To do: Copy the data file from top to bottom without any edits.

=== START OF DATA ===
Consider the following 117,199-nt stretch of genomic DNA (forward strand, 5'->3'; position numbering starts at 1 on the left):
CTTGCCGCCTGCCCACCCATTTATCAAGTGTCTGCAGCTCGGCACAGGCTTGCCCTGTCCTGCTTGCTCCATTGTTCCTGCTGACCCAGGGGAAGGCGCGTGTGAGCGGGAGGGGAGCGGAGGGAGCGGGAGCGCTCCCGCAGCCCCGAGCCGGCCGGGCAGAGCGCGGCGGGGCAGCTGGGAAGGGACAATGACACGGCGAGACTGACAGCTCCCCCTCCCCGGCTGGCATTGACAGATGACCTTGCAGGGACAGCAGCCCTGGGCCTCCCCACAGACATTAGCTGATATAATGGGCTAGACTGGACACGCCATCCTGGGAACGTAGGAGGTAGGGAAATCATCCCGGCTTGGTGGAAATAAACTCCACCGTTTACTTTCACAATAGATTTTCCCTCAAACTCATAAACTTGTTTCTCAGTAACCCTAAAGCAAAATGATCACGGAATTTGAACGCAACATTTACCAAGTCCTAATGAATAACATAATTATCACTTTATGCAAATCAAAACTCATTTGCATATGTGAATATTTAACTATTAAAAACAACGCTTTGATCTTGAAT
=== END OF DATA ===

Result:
Consider the following 117,199-nt stretch of genomic DNA (forward strand, 5'->3'; position numbering starts at 1 on the left):
CTTGCCGCCTGCCCACCCATTTATCAAGTGTCTGCAGCTCGGCACAGGCTTGCCCTGTCCTGCTTGCTCCATTGTTCCTGCTGACCCAGGGGAAGGCGCGTGTGAGCGGGAGGGGAGCGGAGGGAGCGGGAGCGCTCCCGCAGCCCCGAGCCGGCCGGGCAGAGCGCGGCGGGGCAGCTGGGAAGGGACAATGACACGGCGAGACTGACAGCTCCCCCTCCCCGGCTGGCATTGACAGATGACCTTGCAGGGACAGCAGCCCTGGGCCTCCCCACAGACATTAGCTGATATAATGGGCTAGACTGGACACGCCATCCTGGGAACGTAGGAGGTAGGGAAATCATCCCGGCTTGGTGGAAATAAACTCCACCGTTTACTTTCACAATAGATTTTCCCTCAAACTCATAAACTTGTTTCTCAGTAACCCTAAAGCAAAATGATCACGGAATTTGAACGCAACATTTACCAAGTCCTAATGAATAACATAATTATCACTTTATGCAAATCAAAACTCATTTGCATATGTGAATATTTAACTATTAAAAACAACGCTTTGATCTTGAAT